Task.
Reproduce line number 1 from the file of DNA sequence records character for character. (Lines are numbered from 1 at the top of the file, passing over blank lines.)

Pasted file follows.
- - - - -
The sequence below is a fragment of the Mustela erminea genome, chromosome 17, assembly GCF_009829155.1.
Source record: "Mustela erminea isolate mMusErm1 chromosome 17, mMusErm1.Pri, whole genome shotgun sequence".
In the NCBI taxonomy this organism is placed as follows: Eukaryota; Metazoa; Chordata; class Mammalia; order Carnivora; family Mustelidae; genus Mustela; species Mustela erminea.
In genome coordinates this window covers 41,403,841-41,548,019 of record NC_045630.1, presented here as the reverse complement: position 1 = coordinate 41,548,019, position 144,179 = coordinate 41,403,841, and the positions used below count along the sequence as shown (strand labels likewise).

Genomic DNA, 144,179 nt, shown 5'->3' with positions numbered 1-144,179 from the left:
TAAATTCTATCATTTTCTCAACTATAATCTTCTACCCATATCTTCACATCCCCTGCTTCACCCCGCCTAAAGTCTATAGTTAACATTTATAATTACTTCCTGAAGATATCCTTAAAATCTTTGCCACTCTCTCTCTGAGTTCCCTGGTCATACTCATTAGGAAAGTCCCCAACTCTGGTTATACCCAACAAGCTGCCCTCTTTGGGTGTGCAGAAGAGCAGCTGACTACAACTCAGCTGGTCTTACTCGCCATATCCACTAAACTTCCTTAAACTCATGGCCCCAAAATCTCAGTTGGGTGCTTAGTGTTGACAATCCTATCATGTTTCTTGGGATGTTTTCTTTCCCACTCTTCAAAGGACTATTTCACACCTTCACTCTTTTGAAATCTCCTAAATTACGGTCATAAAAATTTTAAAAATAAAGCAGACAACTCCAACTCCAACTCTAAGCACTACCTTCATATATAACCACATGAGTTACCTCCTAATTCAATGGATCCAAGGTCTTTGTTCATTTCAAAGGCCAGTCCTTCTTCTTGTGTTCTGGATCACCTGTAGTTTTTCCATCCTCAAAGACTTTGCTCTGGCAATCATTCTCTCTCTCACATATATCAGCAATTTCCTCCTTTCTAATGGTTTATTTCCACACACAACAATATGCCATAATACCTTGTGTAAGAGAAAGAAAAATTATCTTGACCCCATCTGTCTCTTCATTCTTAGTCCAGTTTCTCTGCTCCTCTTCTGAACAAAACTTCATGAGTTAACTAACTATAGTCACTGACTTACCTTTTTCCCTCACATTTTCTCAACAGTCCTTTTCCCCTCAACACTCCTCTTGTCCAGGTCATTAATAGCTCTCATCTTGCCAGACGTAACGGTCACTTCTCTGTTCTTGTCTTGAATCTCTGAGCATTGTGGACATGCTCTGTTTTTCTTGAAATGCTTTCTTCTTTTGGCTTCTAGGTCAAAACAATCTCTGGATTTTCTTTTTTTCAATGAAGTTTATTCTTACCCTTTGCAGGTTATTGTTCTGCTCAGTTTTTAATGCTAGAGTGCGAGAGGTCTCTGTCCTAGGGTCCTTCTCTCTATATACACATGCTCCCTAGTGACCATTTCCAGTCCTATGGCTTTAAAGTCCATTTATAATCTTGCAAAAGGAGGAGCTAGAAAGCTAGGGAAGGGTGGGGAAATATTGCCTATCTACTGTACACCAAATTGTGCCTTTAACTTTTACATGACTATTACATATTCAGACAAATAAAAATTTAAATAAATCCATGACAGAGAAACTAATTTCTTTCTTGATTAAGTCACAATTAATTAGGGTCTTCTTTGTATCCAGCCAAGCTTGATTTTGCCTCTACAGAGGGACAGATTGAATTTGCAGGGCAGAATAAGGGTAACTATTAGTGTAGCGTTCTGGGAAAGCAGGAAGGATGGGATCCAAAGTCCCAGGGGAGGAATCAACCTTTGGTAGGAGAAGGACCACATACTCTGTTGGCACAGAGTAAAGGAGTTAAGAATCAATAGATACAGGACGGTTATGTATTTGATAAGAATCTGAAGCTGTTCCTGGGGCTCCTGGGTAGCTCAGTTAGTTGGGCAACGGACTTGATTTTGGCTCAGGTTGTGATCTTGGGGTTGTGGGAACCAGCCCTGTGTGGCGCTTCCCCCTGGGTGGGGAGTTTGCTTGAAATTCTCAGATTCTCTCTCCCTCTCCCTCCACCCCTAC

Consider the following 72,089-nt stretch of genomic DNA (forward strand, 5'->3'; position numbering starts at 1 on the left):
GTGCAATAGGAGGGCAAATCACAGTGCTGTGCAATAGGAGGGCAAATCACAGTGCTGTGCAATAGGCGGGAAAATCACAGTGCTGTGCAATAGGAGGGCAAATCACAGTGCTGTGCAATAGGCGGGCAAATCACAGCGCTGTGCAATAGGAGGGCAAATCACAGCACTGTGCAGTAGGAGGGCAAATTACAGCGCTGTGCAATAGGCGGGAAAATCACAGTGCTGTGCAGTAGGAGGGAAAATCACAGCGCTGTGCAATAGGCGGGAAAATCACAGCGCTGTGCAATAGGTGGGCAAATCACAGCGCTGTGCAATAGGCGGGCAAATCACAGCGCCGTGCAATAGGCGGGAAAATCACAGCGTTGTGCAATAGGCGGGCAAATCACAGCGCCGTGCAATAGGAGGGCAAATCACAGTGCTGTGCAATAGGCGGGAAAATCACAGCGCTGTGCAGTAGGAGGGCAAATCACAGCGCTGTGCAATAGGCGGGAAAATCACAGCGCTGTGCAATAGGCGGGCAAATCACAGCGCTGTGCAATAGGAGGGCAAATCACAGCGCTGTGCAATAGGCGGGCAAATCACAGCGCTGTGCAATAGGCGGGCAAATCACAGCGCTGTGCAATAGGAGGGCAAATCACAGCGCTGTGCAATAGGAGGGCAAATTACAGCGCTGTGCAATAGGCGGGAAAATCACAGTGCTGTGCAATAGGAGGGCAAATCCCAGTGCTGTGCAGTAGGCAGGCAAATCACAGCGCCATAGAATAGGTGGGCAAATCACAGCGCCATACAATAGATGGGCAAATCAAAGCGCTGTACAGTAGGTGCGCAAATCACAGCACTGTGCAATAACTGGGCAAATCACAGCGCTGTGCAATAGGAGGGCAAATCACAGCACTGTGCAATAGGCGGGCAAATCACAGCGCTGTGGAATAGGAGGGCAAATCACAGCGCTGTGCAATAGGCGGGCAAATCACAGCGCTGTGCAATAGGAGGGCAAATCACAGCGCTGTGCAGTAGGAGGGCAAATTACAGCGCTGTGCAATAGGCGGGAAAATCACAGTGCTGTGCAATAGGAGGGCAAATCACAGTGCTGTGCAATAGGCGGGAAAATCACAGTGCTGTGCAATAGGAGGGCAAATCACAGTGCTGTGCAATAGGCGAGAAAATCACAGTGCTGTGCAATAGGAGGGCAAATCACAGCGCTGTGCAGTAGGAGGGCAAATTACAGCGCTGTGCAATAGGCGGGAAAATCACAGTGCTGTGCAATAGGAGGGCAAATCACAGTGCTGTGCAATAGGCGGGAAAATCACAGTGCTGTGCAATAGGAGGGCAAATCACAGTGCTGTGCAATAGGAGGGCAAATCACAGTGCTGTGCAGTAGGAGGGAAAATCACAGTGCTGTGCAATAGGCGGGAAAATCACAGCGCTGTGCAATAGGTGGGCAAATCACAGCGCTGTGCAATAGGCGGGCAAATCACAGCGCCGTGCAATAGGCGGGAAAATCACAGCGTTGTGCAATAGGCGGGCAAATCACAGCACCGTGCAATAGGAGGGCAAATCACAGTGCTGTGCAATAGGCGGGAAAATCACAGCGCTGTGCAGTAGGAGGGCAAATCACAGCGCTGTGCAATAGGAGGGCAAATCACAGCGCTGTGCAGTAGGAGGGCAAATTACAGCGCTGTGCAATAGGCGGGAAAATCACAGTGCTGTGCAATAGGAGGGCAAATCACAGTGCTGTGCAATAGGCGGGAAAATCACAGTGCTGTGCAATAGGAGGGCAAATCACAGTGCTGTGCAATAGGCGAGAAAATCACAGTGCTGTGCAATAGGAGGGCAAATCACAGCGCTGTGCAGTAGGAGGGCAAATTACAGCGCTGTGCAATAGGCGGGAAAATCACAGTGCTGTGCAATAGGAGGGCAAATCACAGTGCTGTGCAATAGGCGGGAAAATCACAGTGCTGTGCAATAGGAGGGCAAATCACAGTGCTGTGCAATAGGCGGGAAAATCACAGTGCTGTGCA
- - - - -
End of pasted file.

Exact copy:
The sequence below is a fragment of the Mustela erminea genome, chromosome 17, assembly GCF_009829155.1.